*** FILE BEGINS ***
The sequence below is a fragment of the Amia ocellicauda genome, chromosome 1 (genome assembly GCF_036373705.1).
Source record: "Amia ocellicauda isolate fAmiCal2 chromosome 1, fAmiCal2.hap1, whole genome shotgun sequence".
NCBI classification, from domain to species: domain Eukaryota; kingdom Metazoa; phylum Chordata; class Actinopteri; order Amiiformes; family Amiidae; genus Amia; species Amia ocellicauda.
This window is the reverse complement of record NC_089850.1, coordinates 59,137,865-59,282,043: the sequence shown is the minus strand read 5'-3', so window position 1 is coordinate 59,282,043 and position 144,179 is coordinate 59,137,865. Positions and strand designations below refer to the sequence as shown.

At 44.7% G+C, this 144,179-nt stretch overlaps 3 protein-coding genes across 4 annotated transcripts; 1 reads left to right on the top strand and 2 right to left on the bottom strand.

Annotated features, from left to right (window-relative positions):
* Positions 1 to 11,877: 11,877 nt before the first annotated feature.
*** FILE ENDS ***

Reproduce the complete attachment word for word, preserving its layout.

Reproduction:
The sequence below is a fragment of the Amia ocellicauda genome, chromosome 1 (genome assembly GCF_036373705.1).
Source record: "Amia ocellicauda isolate fAmiCal2 chromosome 1, fAmiCal2.hap1, whole genome shotgun sequence".
NCBI classification, from domain to species: domain Eukaryota; kingdom Metazoa; phylum Chordata; class Actinopteri; order Amiiformes; family Amiidae; genus Amia; species Amia ocellicauda.
This window is the reverse complement of record NC_089850.1, coordinates 59,137,865-59,282,043: the sequence shown is the minus strand read 5'-3', so window position 1 is coordinate 59,282,043 and position 144,179 is coordinate 59,137,865. Positions and strand designations below refer to the sequence as shown.

At 44.7% G+C, this 144,179-nt stretch overlaps 3 protein-coding genes across 4 annotated transcripts; 1 reads left to right on the top strand and 2 right to left on the bottom strand.

Annotated features, from left to right (window-relative positions):
* Positions 1 to 11,877: 11,877 nt before the first annotated feature.